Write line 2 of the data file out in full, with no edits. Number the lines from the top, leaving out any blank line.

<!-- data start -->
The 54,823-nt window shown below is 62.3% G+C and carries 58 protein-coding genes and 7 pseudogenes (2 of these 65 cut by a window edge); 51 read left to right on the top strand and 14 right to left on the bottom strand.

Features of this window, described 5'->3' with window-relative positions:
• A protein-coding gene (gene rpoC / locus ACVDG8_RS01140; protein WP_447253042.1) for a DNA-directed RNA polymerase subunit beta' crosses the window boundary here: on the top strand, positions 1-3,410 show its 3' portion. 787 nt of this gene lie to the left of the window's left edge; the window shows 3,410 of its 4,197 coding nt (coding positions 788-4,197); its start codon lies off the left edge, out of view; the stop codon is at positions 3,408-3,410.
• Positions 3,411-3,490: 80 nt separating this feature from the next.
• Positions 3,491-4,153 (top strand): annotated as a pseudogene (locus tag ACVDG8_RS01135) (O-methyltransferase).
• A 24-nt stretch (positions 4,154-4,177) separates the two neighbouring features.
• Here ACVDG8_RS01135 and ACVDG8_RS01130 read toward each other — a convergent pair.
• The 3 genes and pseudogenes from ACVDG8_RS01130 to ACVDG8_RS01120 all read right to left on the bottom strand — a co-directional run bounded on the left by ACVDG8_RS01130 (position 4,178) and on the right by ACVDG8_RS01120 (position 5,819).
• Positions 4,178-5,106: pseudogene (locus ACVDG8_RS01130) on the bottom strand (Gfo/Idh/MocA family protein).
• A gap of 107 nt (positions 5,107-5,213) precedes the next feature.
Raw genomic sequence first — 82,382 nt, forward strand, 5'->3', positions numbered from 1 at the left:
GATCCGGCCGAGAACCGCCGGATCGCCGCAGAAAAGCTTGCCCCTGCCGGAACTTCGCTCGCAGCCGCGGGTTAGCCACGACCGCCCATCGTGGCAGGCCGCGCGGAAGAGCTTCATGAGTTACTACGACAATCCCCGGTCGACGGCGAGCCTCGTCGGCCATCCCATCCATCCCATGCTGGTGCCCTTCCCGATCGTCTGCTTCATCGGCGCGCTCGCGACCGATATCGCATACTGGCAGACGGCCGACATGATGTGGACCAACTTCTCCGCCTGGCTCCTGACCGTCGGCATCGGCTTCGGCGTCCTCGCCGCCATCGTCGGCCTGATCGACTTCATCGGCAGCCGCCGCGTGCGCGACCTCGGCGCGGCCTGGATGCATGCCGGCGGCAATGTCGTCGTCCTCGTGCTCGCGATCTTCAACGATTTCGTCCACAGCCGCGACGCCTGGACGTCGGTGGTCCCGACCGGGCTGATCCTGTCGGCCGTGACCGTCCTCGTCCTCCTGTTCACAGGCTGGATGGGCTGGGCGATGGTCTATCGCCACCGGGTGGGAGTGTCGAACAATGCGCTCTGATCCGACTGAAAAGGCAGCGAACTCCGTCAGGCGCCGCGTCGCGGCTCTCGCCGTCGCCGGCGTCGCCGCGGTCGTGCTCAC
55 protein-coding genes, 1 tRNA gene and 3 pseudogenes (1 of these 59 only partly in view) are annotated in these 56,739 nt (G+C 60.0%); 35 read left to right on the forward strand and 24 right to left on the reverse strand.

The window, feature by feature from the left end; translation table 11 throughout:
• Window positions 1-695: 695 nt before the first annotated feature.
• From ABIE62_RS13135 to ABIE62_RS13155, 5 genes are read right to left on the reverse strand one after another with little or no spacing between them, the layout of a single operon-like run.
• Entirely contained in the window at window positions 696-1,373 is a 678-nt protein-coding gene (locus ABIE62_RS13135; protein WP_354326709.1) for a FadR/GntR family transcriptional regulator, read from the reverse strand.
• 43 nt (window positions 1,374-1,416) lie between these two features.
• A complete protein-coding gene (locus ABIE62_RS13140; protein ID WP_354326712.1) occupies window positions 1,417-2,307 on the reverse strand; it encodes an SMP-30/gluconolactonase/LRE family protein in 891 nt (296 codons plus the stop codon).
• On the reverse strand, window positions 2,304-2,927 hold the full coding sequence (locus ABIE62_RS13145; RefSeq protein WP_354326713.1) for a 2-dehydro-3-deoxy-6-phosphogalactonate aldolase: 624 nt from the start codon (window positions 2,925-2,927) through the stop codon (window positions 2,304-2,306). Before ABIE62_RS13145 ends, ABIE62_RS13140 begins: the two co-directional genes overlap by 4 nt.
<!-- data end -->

Features of this window, described 5'->3' with window-relative positions: